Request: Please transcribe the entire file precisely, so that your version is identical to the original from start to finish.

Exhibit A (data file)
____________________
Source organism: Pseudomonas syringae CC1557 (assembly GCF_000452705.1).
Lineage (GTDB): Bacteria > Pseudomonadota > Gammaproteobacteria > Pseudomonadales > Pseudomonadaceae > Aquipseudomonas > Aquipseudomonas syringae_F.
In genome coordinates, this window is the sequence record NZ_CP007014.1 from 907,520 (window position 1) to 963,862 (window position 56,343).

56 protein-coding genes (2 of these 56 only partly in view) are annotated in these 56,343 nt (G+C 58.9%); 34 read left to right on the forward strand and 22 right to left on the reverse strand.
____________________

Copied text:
Source organism: Pseudomonas syringae CC1557 (assembly GCF_000452705.1).
Lineage (GTDB): Bacteria > Pseudomonadota > Gammaproteobacteria > Pseudomonadales > Pseudomonadaceae > Aquipseudomonas > Aquipseudomonas syringae_F.
In genome coordinates, this window is the sequence record NZ_CP007014.1 from 907,520 (window position 1) to 963,862 (window position 56,343).

56 protein-coding genes (2 of these 56 only partly in view) are annotated in these 56,343 nt (G+C 58.9%); 34 read left to right on the forward strand and 22 right to left on the reverse strand.